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|I am currently a Cognitive Science major and Computer Science minor at the University of California at San Diego (most likely class of 2009). I am an Intern Search Engineer at Evenful.com/EVDB Inc. (My full resumé can be found at [http://chrisrbennett.com/images/chrisrbennett_resume.pdf]). Of relevant note, I improved Eventful’s search times by refactoring the Tomcat and Lucene-backed search implementation, see graph below: (note, not all API requests result in searches- this is a very generalized graph comparison, but still representative)||I am currently a Cognitive Science major and Computer Science minor at the University of California at San Diego (most likely class of 2009). I am an Intern Search Engineer at Evenful.com/EVDB Inc. (My full resumé can be found at [[http://chrisrbennett.com/images/chrisrbennett_resume.pdf]]). Of relevant note, I improved Eventful’s search times by refactoring the Tomcat and Lucene-backed search implementation, see graph below: (note, not all API requests result in searches- this is a very generalized graph comparison, but still representative)|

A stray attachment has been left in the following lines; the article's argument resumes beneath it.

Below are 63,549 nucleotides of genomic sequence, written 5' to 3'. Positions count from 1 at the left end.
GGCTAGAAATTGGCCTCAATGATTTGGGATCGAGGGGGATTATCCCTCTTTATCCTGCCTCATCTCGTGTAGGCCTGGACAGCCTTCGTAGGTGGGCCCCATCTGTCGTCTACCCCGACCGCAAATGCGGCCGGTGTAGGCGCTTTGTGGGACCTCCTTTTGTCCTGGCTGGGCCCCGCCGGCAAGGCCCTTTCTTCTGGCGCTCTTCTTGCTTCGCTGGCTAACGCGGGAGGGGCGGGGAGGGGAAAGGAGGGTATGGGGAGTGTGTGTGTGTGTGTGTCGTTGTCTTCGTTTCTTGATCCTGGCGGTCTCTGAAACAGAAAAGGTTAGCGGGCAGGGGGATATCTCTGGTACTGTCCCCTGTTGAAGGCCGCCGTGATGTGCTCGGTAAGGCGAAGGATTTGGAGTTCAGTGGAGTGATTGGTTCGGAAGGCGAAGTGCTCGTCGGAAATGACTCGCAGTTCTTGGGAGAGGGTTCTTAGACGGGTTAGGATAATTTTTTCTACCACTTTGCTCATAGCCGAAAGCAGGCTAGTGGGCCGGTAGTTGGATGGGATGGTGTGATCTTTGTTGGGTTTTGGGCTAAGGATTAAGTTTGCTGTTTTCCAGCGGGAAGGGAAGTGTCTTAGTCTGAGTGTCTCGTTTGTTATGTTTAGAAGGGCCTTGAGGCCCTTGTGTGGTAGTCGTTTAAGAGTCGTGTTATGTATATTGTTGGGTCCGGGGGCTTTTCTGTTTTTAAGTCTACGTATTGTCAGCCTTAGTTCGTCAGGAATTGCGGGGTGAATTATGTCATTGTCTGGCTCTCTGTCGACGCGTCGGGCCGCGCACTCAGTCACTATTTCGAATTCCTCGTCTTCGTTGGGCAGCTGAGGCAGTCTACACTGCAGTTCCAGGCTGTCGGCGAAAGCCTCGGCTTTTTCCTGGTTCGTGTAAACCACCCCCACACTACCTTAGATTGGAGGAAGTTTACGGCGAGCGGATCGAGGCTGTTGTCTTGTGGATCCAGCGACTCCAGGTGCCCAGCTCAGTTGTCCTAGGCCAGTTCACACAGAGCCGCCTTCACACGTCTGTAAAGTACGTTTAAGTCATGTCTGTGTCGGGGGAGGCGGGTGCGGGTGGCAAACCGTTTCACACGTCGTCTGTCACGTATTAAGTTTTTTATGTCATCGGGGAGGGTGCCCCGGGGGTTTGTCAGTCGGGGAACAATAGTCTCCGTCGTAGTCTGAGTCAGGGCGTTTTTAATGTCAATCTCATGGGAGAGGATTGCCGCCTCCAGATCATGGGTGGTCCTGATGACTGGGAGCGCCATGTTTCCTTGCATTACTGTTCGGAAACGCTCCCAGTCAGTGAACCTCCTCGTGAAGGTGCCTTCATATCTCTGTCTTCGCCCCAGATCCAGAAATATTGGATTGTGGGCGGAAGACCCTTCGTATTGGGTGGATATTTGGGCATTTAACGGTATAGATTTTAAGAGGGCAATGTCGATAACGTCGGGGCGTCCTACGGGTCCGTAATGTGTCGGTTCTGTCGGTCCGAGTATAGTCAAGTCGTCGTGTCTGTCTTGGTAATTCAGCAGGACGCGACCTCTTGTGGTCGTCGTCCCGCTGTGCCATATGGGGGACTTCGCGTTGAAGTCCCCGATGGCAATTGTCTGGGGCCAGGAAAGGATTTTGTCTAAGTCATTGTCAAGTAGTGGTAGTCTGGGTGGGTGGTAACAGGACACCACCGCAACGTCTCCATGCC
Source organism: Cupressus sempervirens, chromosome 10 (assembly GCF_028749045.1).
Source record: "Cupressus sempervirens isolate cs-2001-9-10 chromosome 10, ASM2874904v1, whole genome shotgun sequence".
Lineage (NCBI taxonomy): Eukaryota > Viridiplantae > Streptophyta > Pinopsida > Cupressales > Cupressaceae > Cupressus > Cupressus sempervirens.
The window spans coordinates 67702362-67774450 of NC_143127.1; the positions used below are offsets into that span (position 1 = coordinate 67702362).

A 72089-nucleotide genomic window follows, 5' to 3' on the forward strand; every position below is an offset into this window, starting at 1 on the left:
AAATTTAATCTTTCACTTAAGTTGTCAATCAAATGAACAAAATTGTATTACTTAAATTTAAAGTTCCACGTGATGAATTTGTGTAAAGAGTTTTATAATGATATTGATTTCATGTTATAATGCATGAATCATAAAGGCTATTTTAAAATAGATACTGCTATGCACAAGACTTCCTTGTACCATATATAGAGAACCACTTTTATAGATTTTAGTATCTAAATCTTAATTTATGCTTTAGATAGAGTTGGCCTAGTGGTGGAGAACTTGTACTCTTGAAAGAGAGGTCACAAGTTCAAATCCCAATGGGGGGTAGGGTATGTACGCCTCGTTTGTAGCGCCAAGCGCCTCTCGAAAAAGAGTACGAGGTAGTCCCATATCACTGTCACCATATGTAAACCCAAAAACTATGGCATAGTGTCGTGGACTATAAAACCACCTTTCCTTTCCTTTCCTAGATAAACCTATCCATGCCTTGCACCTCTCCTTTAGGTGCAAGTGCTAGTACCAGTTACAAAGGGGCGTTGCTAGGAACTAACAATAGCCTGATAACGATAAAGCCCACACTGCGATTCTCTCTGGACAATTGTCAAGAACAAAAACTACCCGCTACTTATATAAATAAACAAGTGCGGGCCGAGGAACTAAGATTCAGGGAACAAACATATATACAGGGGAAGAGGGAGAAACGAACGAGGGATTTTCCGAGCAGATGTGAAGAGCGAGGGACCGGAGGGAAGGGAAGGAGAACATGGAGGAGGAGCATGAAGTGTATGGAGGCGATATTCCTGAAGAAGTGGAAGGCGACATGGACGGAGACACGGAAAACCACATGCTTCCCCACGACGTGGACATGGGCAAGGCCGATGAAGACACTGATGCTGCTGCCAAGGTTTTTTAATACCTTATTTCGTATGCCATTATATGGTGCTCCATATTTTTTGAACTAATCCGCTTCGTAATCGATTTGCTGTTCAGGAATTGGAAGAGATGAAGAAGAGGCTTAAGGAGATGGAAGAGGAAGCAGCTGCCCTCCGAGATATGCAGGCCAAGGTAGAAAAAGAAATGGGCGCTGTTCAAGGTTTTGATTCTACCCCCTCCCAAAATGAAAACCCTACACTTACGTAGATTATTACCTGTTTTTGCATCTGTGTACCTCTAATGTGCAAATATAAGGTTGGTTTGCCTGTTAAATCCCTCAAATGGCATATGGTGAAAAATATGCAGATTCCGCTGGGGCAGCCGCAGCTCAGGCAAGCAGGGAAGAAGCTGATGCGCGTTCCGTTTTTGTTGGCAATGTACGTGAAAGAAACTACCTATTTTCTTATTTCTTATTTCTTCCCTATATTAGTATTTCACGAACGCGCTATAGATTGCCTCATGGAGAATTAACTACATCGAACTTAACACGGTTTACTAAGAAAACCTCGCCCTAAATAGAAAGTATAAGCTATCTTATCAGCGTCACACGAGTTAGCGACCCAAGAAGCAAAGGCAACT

lucene-gdata-server Summer of Code proposal
For Apache Software Foundation by Chris Bennett <email@example.com>
A PDF version of this document is available at <link included in proposal submitted through Google>